Aussie actress Jessica Marais spoke with Nova FM about her struggle with bipolar, saying: “I never, as a public figure, think that I can instruct people on how to deal with issues like that. But what I will say is that I’ve learnt to be more open with the people close to me when I’ve had struggles of my own.”
While Gwyneth Paltrow is known for running her wellness empire Goop (alongside her acting prowess) she hasn’t shied away of being open about her postnatal depression. She said, “When my son, Moses, came into the world in 2006, I expected to have another period of euphoria following his birth, much the way I had when my daughter was born two years earlier. Instead, I was confronted with one of the darkest and most painfully debilitating chapters of my life.”
Winona Ryder might be a 90s icon and stellar actor, but that hasn’t meant that life has been smooth sailing for her.
She’s said, “You can’t pay enough money to cure that feeling of being broken and confused. It’s not like everyday’s been great ever since. You have good days and bad days, and depression’s something that, y’know, is always with you.”
Halle Berry has been open with her battle with mental health. She told Parade magazine of her suicide attempt and how her love for her family stopped her in her tracks.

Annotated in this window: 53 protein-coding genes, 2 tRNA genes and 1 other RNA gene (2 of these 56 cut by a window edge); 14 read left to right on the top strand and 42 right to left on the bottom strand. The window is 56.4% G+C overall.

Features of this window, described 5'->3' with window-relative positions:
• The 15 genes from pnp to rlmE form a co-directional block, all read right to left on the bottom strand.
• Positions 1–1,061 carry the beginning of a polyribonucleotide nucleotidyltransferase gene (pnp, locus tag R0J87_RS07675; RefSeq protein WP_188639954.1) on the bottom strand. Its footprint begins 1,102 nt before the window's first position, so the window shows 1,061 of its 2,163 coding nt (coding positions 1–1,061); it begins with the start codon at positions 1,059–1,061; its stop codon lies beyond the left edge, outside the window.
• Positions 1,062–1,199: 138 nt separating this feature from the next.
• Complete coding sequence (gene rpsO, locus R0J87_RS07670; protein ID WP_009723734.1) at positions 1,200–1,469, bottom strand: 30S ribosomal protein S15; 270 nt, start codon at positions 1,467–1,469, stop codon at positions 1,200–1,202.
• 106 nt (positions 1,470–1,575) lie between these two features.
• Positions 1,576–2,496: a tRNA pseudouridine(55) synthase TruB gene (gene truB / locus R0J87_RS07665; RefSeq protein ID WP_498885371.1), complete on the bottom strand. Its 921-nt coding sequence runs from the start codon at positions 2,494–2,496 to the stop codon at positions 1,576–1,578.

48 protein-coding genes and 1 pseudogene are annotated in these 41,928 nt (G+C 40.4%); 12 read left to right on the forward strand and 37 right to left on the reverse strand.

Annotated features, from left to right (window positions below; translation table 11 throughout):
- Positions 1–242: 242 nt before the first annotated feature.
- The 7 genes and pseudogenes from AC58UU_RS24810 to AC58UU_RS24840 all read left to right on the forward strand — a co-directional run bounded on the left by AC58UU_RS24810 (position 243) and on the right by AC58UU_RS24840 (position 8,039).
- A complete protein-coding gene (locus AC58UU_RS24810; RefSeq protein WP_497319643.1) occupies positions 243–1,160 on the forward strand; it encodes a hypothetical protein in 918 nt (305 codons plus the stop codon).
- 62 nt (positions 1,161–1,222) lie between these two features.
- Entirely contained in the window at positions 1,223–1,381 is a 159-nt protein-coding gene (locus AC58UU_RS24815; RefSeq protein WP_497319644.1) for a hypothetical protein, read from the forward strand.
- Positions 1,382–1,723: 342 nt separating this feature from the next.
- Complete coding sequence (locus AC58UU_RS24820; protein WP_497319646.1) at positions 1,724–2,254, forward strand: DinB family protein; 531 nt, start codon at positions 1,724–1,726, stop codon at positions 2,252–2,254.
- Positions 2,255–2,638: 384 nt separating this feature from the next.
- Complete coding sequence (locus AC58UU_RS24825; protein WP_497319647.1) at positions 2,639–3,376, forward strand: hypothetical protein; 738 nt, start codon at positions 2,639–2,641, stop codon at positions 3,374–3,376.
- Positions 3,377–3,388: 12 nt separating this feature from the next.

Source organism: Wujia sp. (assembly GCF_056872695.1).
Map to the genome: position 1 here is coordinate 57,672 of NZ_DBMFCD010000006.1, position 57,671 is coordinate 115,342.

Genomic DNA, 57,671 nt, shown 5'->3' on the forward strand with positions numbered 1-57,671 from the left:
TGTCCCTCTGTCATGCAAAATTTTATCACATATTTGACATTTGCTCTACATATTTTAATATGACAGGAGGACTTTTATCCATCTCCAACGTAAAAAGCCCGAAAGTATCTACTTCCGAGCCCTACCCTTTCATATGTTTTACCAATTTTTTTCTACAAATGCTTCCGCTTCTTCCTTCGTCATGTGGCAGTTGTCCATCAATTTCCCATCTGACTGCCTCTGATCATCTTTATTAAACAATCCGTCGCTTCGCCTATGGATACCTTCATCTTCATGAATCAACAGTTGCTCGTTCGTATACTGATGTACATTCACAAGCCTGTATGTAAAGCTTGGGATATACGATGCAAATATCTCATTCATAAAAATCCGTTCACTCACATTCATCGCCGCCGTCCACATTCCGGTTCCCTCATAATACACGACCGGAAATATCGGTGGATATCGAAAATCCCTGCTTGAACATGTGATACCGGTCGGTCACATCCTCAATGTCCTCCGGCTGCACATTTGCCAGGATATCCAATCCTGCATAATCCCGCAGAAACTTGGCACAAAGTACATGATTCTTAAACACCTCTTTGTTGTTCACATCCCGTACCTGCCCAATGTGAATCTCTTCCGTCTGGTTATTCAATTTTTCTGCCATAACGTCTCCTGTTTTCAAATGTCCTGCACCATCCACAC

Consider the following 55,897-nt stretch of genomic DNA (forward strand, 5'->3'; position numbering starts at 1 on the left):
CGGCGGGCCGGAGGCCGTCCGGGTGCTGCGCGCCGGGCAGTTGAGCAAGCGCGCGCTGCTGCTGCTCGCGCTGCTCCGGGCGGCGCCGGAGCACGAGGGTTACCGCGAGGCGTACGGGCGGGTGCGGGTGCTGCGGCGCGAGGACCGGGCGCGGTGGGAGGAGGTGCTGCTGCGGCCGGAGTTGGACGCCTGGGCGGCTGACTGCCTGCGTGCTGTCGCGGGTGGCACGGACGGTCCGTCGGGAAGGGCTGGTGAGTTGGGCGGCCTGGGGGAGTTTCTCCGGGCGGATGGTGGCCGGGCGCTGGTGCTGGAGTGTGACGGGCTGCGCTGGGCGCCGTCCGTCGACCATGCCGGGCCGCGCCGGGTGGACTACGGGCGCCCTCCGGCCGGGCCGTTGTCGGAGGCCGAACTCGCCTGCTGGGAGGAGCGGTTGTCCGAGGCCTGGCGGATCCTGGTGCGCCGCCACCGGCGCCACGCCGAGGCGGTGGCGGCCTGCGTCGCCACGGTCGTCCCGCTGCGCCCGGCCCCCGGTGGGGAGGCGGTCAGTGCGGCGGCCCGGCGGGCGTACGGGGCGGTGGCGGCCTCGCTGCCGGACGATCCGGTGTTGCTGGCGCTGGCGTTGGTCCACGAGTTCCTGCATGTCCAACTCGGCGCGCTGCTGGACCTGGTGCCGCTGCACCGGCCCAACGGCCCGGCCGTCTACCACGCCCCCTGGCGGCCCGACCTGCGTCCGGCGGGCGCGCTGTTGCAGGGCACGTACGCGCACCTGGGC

“[My mother] sacrificed so much for her children, and to end my life would be an incredibly selfish thing to do. My sense of worth was so low. I had to reprogram myself to see the good in me. Because someone didn’t love me didn’t mean I was unlovable. That’s what the break-up of my marriage reduced me to. It took away my self-esteem. It beat me down to the lowest of lows.”
Shields opened up to People about her experience with mental illness and post-partum depression.
After a miscarriage and multiple rounds of IVF, Shields had thought finally giving birth would be the biggest gift, but it took a major toll on her wellbeing and mood. She said, “If I had been diagnosed with any other disease, I would have run to get help. I would have worn it like a badge. I didn’t at first—but finally, I did fight. I survived.”
For Lena Dunham, anxiety has been a continuing battle, but she has found the tools to battle it.